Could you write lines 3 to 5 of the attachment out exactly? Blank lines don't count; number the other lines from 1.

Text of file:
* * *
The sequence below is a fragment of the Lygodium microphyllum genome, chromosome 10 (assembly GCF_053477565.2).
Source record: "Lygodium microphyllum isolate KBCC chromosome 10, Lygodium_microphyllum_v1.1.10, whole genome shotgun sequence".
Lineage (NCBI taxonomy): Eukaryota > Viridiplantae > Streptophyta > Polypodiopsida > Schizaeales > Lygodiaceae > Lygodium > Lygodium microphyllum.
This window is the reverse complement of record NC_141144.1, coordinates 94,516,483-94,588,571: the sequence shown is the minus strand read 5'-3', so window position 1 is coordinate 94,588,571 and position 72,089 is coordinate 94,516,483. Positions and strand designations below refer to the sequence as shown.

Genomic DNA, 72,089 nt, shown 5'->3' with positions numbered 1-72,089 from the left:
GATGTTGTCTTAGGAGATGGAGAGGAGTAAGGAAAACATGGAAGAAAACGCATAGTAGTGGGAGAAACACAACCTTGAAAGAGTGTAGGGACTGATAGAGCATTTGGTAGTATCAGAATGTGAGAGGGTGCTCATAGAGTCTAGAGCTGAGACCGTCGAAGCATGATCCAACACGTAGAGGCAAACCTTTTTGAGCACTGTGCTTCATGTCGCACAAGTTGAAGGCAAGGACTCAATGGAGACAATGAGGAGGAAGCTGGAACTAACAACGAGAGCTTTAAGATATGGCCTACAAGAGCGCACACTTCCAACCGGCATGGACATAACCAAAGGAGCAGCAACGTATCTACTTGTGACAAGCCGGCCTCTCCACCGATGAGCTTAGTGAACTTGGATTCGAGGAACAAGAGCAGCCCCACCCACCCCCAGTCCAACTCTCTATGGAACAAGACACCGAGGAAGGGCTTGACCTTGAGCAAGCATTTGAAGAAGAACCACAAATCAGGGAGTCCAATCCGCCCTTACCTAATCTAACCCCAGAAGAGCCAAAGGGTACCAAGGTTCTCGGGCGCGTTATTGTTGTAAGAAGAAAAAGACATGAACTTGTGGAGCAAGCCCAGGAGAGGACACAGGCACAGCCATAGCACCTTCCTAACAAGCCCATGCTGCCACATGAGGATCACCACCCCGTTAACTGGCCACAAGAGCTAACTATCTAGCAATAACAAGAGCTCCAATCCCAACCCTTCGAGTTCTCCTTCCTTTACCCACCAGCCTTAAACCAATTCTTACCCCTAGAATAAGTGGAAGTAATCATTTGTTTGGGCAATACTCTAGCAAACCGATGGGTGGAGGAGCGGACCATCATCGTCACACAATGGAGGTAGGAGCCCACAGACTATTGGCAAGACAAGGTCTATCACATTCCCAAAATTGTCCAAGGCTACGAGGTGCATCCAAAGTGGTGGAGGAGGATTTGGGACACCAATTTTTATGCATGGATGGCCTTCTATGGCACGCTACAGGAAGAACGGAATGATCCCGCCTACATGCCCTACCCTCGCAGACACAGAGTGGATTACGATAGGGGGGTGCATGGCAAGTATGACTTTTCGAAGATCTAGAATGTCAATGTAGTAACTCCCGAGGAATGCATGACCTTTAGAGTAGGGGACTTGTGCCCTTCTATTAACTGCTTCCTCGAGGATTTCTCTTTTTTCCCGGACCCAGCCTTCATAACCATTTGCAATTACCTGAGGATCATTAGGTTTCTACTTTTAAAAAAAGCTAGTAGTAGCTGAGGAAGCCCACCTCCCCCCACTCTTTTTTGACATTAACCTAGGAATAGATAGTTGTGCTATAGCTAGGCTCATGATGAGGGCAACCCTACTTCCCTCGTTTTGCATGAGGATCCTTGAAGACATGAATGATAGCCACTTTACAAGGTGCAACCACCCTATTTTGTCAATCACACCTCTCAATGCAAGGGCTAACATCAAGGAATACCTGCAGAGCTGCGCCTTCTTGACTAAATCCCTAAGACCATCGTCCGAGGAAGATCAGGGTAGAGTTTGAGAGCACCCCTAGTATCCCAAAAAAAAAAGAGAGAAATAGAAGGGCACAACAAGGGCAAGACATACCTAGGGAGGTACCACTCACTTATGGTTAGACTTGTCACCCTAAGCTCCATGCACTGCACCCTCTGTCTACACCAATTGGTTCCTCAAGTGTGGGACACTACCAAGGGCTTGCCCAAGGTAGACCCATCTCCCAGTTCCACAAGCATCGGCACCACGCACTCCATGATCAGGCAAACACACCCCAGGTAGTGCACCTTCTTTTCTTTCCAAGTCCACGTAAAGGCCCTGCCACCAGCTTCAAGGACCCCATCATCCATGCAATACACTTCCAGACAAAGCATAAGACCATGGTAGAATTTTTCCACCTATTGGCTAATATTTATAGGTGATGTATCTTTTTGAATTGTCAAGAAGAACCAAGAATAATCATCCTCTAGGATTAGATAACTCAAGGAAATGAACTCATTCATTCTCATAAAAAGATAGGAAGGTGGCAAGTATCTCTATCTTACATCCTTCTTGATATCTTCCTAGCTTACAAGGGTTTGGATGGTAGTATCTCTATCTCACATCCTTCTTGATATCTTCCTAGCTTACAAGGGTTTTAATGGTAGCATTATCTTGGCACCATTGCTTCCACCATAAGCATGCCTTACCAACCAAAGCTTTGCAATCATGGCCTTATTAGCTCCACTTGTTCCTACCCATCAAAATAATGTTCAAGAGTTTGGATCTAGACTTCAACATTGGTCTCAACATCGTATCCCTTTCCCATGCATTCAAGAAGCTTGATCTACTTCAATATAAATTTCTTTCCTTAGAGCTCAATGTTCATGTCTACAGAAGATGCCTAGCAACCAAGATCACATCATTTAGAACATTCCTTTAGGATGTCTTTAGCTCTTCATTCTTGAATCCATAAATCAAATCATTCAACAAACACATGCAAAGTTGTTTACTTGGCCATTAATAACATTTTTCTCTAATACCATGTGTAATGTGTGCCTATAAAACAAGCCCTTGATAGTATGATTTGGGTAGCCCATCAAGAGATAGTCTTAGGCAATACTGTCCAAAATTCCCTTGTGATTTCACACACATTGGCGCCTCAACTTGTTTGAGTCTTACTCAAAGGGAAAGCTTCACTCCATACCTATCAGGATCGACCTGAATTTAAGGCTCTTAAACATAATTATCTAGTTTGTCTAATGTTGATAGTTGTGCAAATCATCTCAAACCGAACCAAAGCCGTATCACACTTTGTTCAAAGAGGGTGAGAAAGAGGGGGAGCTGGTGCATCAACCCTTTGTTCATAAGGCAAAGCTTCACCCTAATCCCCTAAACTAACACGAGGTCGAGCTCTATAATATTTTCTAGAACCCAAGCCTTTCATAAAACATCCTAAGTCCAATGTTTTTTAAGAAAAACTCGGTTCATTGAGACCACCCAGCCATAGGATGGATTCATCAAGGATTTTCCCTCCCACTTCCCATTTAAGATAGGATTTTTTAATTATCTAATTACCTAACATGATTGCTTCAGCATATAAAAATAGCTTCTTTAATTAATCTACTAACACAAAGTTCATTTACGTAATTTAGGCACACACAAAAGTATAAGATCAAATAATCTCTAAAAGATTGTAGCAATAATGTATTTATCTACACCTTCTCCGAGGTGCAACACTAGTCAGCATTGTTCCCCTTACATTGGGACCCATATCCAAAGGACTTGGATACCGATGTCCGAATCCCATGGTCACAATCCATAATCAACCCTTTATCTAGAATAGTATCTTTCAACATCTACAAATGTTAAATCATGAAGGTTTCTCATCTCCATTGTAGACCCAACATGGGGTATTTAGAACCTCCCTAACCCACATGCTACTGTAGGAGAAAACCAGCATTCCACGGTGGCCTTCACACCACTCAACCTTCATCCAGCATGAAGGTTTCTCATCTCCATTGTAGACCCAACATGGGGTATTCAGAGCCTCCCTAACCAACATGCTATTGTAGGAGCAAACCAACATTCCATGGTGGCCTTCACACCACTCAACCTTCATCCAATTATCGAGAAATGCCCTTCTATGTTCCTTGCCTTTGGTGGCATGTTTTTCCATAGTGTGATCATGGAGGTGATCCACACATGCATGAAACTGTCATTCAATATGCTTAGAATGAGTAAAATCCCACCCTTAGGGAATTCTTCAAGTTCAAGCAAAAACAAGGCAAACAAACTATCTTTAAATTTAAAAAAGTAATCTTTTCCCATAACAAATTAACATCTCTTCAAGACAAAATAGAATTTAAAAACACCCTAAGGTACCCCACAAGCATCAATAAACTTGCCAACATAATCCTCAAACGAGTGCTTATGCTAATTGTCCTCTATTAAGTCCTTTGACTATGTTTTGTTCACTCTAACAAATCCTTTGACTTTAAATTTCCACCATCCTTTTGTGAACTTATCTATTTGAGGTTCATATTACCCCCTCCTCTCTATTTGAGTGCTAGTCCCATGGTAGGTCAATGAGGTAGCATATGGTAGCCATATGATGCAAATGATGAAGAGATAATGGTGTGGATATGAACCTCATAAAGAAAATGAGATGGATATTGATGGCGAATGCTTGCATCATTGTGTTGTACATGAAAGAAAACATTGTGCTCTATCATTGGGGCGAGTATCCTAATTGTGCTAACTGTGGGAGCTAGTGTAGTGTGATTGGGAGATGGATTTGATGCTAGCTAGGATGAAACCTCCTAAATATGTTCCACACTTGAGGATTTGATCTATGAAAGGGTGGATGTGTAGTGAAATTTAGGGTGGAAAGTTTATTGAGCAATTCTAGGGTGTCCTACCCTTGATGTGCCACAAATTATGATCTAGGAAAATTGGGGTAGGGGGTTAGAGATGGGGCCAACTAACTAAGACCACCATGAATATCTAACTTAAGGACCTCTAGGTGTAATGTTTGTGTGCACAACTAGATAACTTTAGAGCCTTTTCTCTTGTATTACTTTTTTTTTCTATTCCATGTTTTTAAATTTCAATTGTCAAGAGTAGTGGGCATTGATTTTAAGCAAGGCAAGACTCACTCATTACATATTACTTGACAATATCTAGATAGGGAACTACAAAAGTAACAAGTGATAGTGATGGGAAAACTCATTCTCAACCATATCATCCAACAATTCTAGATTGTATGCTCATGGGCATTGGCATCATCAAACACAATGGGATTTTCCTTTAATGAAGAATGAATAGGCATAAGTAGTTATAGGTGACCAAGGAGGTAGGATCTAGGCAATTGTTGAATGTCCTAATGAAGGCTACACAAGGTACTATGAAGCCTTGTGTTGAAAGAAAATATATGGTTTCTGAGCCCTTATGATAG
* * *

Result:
Lineage (NCBI taxonomy): Eukaryota > Viridiplantae > Streptophyta > Polypodiopsida > Schizaeales > Lygodiaceae > Lygodium > Lygodium microphyllum.
This window is the reverse complement of record NC_141144.1, coordinates 94,516,483-94,588,571: the sequence shown is the minus strand read 5'-3', so window position 1 is coordinate 94,588,571 and position 72,089 is coordinate 94,516,483. Positions and strand designations below refer to the sequence as shown.

Genomic DNA, 72,089 nt, shown 5'->3' with positions numbered 1-72,089 from the left: